Monday, March 2, 2015
Almost one week ago, a small percentage of voters in Chicago made their wishes known. They wanted a choice to the current Chicago Mayor Rahm Emanuel. Let me start by saying, I don't have a true horse in this race as a suburban Chicagoland dweller. Yes, indirectly, my life and business are affected by the viability of the great city of Chicago but I want it clear that this commentary is coming from an outsider's view.
Relationships mattered a lot in the 2015 Chicago Mayor's race. Really, the lack of relationships mattered most.
I have followed Rahm's tenure as mayor and it has been contentious. And, my goodness, why wouldn't it have been? He followed the 22 year reign of Richard M. Daley. Chicago was and continues to be at a crossroads. The gem of the midwest, Chicago has always had an underdog feel to it. Second to other parts of the country in a host of categories yet gritty enough to claim leadership in a select few areas, Chicago has always had a "Phoenix" feel of rising from the ashes of one setback to a bigger and better place, again and again.
Rahm Emanuel swept back in town with tight business and Washington ties and connections that he promised to use to bring Chicago into a greater position to live up to its promise as the heart of the nation. From my seat, he did lots of that. He has strengthened the city's position as a tech hub contender. He set an aggressive energy and sustainability agenda that he's been successful in executing. He increased access to STEM opportunities for the most under served students in the city. He's opened access to free early undergrad education to any high schooler that qualifies.
So what's the problem? Why is Emanuel facing a runoff by a candidate he outspent 12 to 1?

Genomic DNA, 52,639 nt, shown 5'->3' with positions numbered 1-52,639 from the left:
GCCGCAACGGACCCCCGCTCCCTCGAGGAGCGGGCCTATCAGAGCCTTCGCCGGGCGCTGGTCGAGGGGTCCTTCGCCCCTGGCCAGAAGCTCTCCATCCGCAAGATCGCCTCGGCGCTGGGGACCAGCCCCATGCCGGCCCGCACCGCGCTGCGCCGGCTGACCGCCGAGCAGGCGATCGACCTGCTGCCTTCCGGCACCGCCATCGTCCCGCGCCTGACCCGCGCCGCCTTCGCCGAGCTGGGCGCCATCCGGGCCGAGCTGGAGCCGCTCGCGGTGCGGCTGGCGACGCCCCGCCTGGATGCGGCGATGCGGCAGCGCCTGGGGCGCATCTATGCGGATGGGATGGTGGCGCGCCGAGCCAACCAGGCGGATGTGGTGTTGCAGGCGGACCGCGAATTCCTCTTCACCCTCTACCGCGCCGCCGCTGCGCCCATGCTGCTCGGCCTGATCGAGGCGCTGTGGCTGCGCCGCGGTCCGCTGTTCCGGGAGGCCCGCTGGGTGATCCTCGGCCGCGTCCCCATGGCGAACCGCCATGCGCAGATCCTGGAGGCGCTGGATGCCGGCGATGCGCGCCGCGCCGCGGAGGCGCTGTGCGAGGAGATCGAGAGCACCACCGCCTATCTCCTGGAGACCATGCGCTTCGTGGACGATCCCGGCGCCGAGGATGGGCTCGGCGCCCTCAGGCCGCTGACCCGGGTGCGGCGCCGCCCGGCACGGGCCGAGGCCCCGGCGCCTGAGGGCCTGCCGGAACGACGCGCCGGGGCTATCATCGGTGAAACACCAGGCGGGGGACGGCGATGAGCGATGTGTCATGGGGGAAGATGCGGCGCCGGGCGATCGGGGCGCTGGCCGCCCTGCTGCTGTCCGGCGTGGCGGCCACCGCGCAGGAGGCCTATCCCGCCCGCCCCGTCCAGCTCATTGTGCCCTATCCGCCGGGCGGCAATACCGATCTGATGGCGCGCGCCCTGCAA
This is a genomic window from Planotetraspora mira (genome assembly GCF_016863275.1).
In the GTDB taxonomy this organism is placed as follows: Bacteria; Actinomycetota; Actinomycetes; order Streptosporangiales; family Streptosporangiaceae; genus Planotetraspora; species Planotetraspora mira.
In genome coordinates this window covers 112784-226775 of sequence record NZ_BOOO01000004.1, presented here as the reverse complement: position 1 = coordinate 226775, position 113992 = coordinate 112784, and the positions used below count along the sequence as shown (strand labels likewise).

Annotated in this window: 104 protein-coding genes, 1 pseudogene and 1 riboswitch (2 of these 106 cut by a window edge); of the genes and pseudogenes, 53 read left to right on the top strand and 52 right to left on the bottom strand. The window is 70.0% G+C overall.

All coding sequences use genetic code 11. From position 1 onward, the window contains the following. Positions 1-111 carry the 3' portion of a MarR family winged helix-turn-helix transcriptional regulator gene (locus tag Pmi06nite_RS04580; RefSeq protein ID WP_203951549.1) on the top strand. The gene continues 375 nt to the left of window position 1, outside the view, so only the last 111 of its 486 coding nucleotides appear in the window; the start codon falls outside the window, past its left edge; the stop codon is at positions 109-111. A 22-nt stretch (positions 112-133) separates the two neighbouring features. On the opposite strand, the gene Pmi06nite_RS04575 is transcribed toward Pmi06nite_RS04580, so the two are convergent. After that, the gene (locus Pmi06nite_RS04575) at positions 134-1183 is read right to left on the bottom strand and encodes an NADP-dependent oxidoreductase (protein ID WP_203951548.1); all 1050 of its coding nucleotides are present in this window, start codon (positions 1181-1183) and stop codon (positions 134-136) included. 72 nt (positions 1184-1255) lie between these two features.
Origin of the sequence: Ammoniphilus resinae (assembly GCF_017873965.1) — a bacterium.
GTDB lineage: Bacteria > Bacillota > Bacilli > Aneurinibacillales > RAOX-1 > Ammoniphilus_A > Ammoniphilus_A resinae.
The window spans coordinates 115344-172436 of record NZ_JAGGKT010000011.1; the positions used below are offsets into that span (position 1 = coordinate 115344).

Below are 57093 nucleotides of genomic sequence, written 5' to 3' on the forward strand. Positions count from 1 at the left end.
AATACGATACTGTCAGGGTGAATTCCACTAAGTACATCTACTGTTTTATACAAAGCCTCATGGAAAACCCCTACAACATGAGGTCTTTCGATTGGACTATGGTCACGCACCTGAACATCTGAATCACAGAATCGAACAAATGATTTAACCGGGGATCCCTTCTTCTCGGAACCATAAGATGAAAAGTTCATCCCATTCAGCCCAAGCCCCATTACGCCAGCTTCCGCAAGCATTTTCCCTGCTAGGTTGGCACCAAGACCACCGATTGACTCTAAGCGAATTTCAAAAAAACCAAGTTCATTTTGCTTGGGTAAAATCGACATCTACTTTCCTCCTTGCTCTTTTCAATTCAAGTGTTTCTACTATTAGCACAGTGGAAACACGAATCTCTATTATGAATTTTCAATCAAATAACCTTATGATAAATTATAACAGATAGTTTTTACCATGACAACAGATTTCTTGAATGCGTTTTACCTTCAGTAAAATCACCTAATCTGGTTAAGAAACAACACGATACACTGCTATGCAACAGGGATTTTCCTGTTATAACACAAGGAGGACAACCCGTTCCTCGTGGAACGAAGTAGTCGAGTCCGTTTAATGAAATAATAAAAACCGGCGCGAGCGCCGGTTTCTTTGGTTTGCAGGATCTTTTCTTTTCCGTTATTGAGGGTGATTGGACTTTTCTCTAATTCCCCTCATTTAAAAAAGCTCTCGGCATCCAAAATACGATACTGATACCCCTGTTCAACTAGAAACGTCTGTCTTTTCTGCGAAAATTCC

It's not what he did, it's how he did it.
People think Rahm Emanuel is ruthless. Google his name and not one article is written without reference to the term "ruthless operative." People don't see Rahm as a leader, they seem him as an operative. I don't know if it's true but I know he could have managed his perception better had he built authentic relationships throughout the city. I can relate to Rahm on the perception of being cold and heartless.
As a leader, I have the ability to make tough decisions and compartmentalize my emotions as well. People perceive that as being heartless. I get it. And to some degree, I do believe it's slightly true with me. The first and best nurturer in my life passed away when I was 4 years old and that fact absolutely plays into the level of compassion I am able to have and convey. But I learned early in life that no one cares that I grew up without my mom. People expect me to be sympathetic. People expect me to be empathetic. People expect me to care about them and what affects them. That was and continues to be true in any setting I operate in and want to influence.
Therefore, I make it a point to surround myself with other leaders with bigger hearts than mine. People close to me, who advise, guide and often times, represent me and my business when I cannot. They are my team. Hand cultivated and selected to compliment the areas where I am deficient.
Where is Rahm's team? Again, it is a spectator sport, for me, watching Chicago politics. I don't gain anything with Rahm or his challenger Jesus "Chuy" Garcia at the helm in Chicago's City Hall. As a fellow leader who is known for making tough decisions and having tough conversations, I'd be remiss not to send a message to Rahm.
Dear Mr. Mayor,
Do the work.
Build relationships with your constituents, not just the important ones.
Curate an advisory staff to help you navigate and relate in areas you are deficient.
Be inclusive, gain insight and co-create solutions with the people most affected by your decisions.
And enable others to lead.
It may be too late for this election but these truths are evergreen and can go with you where ever you wish to lead.
A fellow tough leader.